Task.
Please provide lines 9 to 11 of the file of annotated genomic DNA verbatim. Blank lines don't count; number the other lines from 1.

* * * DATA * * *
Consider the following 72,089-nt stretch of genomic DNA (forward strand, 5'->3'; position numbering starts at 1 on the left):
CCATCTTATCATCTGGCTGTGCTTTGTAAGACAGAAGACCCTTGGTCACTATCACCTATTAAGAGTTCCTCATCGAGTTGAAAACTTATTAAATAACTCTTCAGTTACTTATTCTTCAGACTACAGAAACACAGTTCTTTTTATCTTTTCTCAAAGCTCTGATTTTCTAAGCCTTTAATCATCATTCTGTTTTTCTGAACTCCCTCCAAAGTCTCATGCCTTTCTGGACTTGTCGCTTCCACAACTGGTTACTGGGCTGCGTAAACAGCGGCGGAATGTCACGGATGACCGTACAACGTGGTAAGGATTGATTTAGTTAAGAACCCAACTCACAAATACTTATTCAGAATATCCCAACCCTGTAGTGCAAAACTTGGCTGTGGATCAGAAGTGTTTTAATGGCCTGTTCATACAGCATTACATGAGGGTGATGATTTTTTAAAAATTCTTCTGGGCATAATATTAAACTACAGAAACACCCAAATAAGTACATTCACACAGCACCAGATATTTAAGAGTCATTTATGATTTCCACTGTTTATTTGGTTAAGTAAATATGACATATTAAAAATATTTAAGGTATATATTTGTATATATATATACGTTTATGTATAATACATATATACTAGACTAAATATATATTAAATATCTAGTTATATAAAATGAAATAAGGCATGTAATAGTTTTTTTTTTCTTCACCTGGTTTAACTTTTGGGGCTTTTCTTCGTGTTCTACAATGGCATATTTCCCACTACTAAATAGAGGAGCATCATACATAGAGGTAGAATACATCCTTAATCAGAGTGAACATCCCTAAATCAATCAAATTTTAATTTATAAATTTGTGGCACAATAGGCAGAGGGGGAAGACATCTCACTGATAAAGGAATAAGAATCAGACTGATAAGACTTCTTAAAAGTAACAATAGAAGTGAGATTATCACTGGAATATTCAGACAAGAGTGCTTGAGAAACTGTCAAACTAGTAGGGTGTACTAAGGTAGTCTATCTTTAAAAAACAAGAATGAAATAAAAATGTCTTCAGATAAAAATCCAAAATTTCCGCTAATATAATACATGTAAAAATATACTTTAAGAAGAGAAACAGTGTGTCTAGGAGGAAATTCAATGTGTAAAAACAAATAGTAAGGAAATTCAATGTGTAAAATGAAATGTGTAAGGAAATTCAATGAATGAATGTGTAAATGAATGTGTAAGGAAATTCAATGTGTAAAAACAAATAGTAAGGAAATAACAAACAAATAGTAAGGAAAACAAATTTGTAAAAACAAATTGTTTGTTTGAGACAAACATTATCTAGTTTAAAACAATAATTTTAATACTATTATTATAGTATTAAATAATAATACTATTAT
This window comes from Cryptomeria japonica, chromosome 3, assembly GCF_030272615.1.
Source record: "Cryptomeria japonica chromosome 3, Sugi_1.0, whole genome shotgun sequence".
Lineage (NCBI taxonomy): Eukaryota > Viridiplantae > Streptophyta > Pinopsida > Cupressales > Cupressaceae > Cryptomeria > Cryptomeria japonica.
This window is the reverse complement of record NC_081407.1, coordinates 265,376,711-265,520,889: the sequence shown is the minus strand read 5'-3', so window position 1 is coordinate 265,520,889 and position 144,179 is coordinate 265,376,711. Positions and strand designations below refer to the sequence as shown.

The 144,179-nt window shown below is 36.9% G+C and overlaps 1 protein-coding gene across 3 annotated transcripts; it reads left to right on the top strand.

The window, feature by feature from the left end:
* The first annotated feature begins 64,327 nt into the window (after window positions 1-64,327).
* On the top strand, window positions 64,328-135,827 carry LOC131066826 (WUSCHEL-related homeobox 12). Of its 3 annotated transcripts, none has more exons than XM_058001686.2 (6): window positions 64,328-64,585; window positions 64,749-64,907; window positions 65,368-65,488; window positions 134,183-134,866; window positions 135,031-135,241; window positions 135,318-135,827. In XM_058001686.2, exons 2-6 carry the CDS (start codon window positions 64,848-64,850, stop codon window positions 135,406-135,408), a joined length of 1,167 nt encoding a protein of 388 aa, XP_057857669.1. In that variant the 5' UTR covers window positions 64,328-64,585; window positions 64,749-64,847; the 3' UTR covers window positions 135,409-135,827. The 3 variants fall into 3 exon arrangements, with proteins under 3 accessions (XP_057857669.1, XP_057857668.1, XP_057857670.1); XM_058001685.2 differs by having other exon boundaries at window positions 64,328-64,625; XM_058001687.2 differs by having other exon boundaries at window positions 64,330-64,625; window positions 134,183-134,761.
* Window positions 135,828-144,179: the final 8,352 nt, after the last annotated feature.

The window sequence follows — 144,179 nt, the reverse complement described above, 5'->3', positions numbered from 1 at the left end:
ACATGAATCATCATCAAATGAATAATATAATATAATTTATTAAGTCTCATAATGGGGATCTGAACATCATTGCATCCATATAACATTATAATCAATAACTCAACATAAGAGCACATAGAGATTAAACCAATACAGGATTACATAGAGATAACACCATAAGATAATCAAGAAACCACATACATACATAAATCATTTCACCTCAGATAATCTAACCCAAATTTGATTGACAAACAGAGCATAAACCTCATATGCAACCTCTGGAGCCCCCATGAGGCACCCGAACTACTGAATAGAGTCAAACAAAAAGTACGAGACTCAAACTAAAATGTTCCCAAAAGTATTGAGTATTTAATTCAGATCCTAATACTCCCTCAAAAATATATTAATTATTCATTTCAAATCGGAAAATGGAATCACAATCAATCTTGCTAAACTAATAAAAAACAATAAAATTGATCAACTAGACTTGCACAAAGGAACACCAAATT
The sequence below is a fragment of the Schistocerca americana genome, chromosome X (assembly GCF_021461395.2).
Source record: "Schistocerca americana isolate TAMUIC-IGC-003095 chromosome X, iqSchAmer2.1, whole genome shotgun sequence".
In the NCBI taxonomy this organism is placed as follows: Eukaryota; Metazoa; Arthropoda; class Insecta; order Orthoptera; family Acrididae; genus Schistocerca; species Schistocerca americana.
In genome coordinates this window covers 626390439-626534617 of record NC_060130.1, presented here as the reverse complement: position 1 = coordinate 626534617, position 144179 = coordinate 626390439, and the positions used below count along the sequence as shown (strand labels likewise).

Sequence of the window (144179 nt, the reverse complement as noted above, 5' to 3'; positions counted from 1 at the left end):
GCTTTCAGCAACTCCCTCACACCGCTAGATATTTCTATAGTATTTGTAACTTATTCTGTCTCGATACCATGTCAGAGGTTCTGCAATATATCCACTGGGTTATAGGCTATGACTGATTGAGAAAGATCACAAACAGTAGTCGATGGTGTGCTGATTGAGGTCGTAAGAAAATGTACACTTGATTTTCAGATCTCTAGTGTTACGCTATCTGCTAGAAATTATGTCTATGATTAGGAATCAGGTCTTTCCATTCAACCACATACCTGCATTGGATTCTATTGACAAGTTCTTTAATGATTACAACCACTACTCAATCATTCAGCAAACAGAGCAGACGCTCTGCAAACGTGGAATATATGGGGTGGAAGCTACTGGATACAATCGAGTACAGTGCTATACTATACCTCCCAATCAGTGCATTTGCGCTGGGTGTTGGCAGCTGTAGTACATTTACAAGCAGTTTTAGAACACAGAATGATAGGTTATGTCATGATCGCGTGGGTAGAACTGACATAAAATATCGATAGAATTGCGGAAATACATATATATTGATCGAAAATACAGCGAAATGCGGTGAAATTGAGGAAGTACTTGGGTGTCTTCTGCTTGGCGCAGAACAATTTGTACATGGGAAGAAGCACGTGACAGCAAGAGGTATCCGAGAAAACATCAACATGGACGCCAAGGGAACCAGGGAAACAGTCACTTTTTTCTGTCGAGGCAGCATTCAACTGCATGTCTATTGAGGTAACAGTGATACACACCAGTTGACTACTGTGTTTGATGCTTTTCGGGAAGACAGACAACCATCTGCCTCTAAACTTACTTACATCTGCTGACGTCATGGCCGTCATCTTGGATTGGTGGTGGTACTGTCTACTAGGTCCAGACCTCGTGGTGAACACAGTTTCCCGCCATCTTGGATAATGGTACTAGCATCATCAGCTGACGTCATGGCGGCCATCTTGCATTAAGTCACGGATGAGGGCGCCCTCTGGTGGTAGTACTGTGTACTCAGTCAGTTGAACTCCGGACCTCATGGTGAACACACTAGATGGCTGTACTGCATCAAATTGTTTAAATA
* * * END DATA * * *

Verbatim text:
* The first annotated feature begins 64,327 nt into the window (after window positions 1-64,327).
* On the top strand, window positions 64,328-135,827 carry LOC131066826 (WUSCHEL-related homeobox 12). Of its 3 annotated transcripts, none has more exons than XM_058001686.2 (6): window positions 64,328-64,585; window positions 64,749-64,907; window positions 65,368-65,488; window positions 134,183-134,866; window positions 135,031-135,241; window positions 135,318-135,827. In XM_058001686.2, exons 2-6 carry the CDS (start codon window positions 64,848-64,850, stop codon window positions 135,406-135,408), a joined length of 1,167 nt encoding a protein of 388 aa, XP_057857669.1. In that variant the 5' UTR covers window positions 64,328-64,585; window positions 64,749-64,847; the 3' UTR covers window positions 135,409-135,827. The 3 variants fall into 3 exon arrangements, with proteins under 3 accessions (XP_057857669.1, XP_057857668.1, XP_057857670.1); XM_058001685.2 differs by having other exon boundaries at window positions 64,328-64,625; XM_058001687.2 differs by having other exon boundaries at window positions 64,330-64,625; window positions 134,183-134,761.
* Window positions 135,828-144,179: the final 8,352 nt, after the last annotated feature.